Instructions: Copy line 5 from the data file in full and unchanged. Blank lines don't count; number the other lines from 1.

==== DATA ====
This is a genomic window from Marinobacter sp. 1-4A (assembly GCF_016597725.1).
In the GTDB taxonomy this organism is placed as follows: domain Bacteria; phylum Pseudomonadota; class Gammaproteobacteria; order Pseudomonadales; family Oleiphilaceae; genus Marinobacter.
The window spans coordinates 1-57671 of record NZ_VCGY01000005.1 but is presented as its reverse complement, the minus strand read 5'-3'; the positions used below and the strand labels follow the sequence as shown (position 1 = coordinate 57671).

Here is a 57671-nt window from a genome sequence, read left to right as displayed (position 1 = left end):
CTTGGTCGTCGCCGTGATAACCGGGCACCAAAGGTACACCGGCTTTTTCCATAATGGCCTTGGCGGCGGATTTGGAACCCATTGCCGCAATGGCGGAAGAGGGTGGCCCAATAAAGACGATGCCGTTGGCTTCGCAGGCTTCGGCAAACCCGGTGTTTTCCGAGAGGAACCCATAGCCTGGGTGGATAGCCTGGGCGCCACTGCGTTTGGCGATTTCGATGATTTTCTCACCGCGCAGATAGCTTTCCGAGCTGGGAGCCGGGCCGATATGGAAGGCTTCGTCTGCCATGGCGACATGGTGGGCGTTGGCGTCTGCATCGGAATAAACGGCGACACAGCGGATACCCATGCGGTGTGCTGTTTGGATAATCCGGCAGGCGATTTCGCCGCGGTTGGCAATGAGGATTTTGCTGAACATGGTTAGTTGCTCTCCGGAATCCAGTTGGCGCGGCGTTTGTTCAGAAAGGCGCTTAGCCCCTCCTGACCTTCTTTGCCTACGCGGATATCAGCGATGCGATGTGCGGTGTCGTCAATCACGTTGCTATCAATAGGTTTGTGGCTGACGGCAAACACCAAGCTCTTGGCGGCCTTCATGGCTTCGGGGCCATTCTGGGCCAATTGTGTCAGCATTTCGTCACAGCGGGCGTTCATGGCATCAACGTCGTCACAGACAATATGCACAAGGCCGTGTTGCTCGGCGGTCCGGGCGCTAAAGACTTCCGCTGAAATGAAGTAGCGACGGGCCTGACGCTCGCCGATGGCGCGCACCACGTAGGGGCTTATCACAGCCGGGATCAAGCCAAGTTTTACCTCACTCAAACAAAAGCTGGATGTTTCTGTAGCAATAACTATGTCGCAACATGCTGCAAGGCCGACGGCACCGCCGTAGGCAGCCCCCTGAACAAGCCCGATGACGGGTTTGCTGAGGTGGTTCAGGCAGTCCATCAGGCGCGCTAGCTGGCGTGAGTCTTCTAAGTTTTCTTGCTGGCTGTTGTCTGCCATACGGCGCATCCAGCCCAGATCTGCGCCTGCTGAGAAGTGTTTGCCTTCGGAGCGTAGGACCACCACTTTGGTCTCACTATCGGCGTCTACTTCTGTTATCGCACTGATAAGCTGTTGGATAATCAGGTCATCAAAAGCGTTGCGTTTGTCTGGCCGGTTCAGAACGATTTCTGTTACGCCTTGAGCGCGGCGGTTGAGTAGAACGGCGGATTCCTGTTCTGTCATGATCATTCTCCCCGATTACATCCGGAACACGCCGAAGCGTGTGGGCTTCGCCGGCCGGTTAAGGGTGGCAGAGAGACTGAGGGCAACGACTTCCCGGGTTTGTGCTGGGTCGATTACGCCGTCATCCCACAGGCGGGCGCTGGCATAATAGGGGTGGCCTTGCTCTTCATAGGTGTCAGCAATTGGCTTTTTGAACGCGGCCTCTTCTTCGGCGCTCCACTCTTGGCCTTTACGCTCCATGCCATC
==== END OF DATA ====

CTTGGTCGTCGCCGTGATAACCGGGCACCAAAGGTACACCGGCTTTTTCCATAATGGCCTTGGCGGCGGATTTGGAACCCATTGCCGCAATGGCGGAAGAGGGTGGCCCAATAAAGACGATGCCGTTGGCTTCGCAGGCTTCGGCAAACCCGGTGTTTTCCGAGAGGAACCCATAGCCTGGGTGGATAGCCTGGGCGCCACTGCGTTTGGCGATTTCGATGATTTTCTCACCGCGCAGATAGCTTTCCGAGCTGGGAGCCGGGCCGATATGGAAGGCTTCGTCTGCCATGGCGACATGGTGGGCGTTGGCGTCTGCATCGGAATAAACGGCGACACAGCGGATACCCATGCGGTGTGCTGTTTGGATAATCCGGCAGGCGATTTCGCCGCGGTTGGCAATGAGGATTTTGCTGAACATGGTTAGTTGCTCTCCGGAATCCAGTTGGCGCGGCGTTTGTTCAGAAAGGCGCTTAGCCCCTCCTGACCTTCTTTGCCTACGCGGATATCAGCGATGCGATGTGCGGTGTCGTCAATCACGTTGCTATCAATAGGTTTGTGGCTGACGGCAAACACCAAGCTCTTGGCGGCCTTCATGGCTTCGGGGCCATTCTGGGCCAATTGTGTCAGCATTTCGTCACAGCGGGCGTTCATGGCATCAACGTCGTCACAGACAATATGCACAAGGCCGTGTTGCTCGGCGGTCCGGGCGCTAAAGACTTCCGCTGAAATGAAGTAGCGACGGGCCTGACGCTCGCCGATGGCGCGCACCACGTAGGGGCTTATCACAGCCGGGATCAAGCCAAGTTTTACCTCACTCAAACAAAAGCTGGATGTTTCTGTAGCAATAACTATGTCGCAACATGCTGCAAGGCCGACGGCACCGCCGTAGGCAGCCCCCTGAACAAGCCCGATGACGGGTTTGCTGAGGTGGTTCAGGCAGTCCATCAGGCGCGCTAGCTGGCGTGAGTCTTCTAAGTTTTCTTGCTGGCTGTTGTCTGCCATACGGCGCATCCAGCCCAGATCTGCGCCTGCTGAGAAGTGTTTGCCTTCGGAGCGTAGGACCACCACTTTGGTCTCACTATCGGCGTCTACTTCTGTTATCGCACTGATAAGCTGTTGGATAATCAGGTCATCAAAAGCGTTGCGTTTGTCTGGCCGGTTCAGAACGATTTCTGTTACGCCTTGAGCGCGGCGGTTGAGTAGAACGGCGGATTCCTGTTCTGTCATGATCATTCTCCCCGATTACATCCGGAACACGCCGAAGCGTGTGGGCTTCGCCGGCCGGTTAAGGGTGGCAGAGAGACTGAGGGCAACGACTTCCCGGGTTTGTGCTGGGTCGATTACGCCGTCATCCCACAGGCGGGCGCTGGCATAATAGGGGTGGCCTTGCTCTTCATAGGTGTCAGCAATTGGCTTTTTGAACGCGGCCTCTTCTTCGGCGCTCCACTCTTGGCCTTTACGCTCCATGCCATC